Possible Sources of Lead
Lead in soil is a lesser-known but equally critical cause of lead poisoning in children.
Here in the Bay Area, many of our homes are surrounded by yards that have lead contaminated soil. This is especially a concern if the soil is bare, children play in the dirt, people or pets track dirt inside, or sometimes when we eat from a garden.
How Lead Gets in the Soil
Lead has made its way into the soil around our homes through three routes: paint, leaded gasoline and environmental emissions. Deteriorating exterior lead-based paint can fall off of a house if the paint is chipping or peeling, or from friction surfaces such as windows. If exterior painting prep work is done improperly such as by dry scraping, sanding or water blasting, lead-based paint can fall into the soil. That's why using lead-safe painting practices and proper containment methods are vital. Old homes which had their exteriors scraped and painted years ago, often have high levels of lead in the soil around the perimeter of the home.
Some lead in soil comes from the period before lead in gasoline was banned. During this period, lead came out of cars in the exhaust and would settle into the soil close to highways and major cross streets.
Homes located in industrial areas sometimes have lead in the soil from industrial emissions.
Lead that has been deposited into the soil from these sources, anywhere from a day to 50 years ago or more, may still be in your soil.
Alameda County Soil
Alameda County has varying amounts of lead in it's soil from extremely high to low. Some areas have one or all of the conditions that commonly contribute to soil being lead contaminated; neighborhoods with very old housing, mixed residential and industrial areas, and freeways.
In a survey of 292 soil samples collected from yards with bare soil in Alameda County between 2009 through 2011, 97% were determined to contain over 80 ppm, the level at which the CalEPA Office of Environmental Health Hazard Assessment has determined could raise a child's blood lead level. Over 60% of the bare soil samples contained more than 400 pm of lead, which Federal agencies consider a lead hazard in play areas. And over 21% of the samples had over 1,000 ppm of lead, the level defined by the State as hazardous waste.
How Children are at Risk
Children love to play outside, and many like to play in the dirt. When kids play in the dirt, they inevitably get their hands and toys dirty. If hands or toys with lead-contaminated soil on them make their way into a child's mouth, then the child can be exposed to lead. This can easily happen through normal hand to mouth behavior. It's important to wash children's hands frequently, especially before eating. Toys should also be washed periodically.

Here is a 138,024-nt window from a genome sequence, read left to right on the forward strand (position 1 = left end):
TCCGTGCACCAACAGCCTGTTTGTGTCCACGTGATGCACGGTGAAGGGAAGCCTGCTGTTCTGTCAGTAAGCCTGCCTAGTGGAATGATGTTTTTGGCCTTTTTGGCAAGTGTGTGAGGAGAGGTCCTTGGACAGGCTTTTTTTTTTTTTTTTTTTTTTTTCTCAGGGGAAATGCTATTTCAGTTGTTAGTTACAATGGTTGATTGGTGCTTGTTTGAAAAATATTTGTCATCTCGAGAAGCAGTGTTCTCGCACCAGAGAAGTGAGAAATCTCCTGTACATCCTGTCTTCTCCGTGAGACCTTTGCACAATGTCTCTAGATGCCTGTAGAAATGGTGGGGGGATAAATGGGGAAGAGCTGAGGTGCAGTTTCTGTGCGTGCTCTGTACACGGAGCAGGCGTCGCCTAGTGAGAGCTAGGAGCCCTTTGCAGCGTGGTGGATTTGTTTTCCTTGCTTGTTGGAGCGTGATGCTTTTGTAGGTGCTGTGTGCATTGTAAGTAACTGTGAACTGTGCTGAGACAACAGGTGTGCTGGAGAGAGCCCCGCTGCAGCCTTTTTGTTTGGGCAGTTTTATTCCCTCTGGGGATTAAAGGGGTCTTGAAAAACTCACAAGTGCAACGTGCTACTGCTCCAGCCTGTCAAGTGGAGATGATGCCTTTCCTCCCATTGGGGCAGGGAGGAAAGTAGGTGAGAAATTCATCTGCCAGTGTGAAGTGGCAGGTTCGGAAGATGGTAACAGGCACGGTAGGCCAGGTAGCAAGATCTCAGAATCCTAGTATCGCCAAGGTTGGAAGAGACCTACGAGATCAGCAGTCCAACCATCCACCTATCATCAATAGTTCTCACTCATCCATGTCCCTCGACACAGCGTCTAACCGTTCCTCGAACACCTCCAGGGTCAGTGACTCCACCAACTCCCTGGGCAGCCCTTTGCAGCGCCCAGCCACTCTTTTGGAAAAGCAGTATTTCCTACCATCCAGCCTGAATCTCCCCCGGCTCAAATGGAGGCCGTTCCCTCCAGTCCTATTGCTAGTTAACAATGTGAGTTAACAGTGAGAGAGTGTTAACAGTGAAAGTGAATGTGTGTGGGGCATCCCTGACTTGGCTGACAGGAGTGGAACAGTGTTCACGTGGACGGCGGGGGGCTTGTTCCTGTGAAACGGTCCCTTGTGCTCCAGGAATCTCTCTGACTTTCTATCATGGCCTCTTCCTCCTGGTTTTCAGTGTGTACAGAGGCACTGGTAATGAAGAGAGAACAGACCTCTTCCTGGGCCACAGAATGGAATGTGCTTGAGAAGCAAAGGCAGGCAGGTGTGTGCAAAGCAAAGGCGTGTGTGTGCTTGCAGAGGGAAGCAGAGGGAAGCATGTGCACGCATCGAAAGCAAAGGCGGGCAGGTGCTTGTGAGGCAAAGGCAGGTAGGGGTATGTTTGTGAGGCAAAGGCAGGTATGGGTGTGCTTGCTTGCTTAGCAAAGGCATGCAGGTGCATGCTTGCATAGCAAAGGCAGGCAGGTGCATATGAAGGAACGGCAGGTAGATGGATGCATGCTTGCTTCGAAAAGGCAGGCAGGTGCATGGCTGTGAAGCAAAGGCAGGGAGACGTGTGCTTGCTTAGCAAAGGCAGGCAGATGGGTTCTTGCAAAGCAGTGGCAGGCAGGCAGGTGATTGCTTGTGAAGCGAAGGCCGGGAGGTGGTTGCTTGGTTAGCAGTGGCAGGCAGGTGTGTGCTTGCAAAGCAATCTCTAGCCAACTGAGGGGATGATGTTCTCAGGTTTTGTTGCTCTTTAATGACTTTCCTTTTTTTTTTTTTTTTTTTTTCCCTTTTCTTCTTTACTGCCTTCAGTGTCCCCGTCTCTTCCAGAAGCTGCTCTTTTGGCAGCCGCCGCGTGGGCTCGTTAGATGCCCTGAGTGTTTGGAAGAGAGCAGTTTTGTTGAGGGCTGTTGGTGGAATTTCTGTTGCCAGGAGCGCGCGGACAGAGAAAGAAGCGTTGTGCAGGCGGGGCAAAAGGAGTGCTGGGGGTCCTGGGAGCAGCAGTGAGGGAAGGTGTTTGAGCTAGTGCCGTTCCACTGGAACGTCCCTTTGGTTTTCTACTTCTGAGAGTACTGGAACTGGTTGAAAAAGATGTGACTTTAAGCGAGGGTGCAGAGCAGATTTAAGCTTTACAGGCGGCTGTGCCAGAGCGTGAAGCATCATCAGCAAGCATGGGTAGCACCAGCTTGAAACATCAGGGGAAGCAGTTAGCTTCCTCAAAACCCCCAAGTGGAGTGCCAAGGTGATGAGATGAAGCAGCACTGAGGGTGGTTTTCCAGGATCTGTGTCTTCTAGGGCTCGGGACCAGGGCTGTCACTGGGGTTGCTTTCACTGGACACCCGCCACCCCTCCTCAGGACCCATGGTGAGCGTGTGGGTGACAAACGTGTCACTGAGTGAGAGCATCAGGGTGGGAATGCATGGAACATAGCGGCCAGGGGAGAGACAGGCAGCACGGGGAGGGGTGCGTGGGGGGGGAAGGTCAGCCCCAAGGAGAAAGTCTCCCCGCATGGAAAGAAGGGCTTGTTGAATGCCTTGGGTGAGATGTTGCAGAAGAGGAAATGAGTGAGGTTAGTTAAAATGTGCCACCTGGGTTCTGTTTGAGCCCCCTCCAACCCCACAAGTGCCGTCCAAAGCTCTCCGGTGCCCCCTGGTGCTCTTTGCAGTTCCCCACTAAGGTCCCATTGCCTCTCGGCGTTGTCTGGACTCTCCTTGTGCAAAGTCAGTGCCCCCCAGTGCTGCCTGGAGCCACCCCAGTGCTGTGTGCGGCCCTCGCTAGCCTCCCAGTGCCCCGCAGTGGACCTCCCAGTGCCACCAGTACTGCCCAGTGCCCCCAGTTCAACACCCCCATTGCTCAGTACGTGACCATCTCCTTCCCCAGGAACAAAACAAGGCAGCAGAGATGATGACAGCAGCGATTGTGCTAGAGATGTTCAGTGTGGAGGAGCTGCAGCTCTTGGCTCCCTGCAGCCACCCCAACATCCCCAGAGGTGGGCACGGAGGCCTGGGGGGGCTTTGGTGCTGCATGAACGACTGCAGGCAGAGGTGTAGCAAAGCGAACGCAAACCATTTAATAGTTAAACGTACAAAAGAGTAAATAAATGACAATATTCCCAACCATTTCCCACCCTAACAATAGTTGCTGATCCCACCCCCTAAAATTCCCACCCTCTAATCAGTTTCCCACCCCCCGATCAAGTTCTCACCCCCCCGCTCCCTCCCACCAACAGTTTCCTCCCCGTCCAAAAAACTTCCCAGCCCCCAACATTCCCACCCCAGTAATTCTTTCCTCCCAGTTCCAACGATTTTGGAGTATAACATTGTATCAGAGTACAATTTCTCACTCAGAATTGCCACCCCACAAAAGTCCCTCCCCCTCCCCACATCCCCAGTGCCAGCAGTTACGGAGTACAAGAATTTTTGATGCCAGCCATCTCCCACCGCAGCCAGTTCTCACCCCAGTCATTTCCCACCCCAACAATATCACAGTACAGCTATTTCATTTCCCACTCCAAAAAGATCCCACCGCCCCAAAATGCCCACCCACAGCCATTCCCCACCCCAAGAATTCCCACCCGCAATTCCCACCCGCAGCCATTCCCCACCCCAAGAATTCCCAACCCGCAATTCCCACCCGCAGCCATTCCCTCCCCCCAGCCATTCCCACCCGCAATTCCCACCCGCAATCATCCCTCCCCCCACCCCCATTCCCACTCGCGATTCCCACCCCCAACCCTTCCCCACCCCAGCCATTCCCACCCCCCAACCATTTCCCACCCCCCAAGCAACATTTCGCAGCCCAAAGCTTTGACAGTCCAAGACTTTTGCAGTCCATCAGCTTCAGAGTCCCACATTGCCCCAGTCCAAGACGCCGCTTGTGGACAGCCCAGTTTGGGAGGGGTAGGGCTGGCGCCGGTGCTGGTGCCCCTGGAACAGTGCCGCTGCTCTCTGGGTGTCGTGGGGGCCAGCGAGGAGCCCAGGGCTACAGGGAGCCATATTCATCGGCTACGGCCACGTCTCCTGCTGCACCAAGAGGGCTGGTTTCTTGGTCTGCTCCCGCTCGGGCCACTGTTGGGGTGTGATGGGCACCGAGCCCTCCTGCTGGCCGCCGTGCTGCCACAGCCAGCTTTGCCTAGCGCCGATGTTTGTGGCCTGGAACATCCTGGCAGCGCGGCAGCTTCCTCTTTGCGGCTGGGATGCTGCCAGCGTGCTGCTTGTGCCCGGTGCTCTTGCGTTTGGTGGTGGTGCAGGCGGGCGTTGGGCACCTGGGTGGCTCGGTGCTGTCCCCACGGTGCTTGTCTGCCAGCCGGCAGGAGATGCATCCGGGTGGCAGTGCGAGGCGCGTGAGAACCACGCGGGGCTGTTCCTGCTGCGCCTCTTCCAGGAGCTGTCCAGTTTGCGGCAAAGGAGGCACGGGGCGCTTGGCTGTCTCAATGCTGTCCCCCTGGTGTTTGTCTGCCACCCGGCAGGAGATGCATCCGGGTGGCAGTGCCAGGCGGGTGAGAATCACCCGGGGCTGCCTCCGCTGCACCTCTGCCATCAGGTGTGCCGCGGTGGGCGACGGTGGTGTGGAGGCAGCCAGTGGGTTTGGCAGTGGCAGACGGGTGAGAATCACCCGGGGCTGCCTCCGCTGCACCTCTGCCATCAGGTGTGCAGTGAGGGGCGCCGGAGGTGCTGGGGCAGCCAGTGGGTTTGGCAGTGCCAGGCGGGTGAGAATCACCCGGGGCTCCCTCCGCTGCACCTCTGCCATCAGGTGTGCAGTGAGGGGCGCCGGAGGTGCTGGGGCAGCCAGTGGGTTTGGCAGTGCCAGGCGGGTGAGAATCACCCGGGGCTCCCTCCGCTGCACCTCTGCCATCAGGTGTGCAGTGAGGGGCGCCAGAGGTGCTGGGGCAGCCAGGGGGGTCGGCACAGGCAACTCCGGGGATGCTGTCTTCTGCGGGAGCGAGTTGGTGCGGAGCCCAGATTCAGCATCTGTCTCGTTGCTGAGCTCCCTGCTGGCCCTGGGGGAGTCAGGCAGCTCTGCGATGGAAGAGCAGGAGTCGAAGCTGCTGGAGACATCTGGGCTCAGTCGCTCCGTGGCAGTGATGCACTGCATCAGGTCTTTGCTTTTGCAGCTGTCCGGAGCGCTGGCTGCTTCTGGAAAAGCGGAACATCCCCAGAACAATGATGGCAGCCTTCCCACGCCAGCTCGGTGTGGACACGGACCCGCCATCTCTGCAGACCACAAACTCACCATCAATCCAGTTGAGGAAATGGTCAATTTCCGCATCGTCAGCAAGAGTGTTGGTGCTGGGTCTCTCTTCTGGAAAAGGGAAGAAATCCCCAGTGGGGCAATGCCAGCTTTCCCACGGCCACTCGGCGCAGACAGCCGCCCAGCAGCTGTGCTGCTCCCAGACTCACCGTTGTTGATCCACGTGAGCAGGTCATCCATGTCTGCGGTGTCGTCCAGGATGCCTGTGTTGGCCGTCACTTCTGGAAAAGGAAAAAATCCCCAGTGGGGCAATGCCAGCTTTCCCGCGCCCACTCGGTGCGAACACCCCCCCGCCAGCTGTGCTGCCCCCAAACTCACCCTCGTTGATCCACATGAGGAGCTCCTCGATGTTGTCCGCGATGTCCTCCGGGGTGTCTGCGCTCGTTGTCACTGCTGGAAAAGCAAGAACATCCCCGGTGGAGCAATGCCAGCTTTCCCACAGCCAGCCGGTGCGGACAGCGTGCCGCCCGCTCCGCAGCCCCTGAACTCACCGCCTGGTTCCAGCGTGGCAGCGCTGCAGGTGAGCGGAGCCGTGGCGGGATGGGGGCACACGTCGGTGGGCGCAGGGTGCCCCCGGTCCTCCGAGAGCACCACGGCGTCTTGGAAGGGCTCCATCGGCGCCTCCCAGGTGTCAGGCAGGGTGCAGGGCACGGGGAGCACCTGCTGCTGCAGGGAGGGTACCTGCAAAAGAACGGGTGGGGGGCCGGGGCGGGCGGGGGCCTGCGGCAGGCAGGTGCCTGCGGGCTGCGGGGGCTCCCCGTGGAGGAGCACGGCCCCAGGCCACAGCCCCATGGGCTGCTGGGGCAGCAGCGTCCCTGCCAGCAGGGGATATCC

Children may also be exposed to lead if contaminated soil is tracked into the home on shoes or pets. Covering bare soil makes a big difference.
How to Find Out if Your Soil has Lead
Soil can be tested by sending a sample to a laboratory or by hiring a certified professional. According to Federal and State agencies, lead levels that are equal to or above 400 ppm in bare soil are considered a lead hazard in play areas. In California lead levels that are equal to or above 1000 ppm in soil are considered to be hazardous waste. For more information visit our page on How to Test for Lead.
Instead of testing, another option is to assume your soil has lead, especially if it is next to an older building, busy roadway or in an industrial area.
What to Do
If your soil has lead or if you're just not sure, the most common approach is to create a barrier between the soil and your child. There are a number of ways to create these kinds of barriers. If you cover bare soil with landscaping, it will help to prevent people from being exposed to lead. This can be accomplished by planting sod in lawn areas, and placing ground cover or mulch in bed areas.
Whenever loose material like sand or wood chips is put down over contaminated soil in a traffic or play area, a weed-block fabric should be placed under it and at least six inches of the covering material placed. Watering and maintenance are crucial to keeping your garden lead safe.
Shrubs can be used as a barrier; for example, a row of junipers along the house tends to keep kids from playing in the high risk area next to the house. A fence can do the same thing. It is a good idea to create a safe play area like a sand box, to give kids an alternative place to play, away from contaminated soil.
Also be aware of structures in the yard that may be a lead hazard, such as an old garage with peeling paint. For more information visit our page on reducing lead hazards in paint and soil.
See tips on lead-safe urban gardening.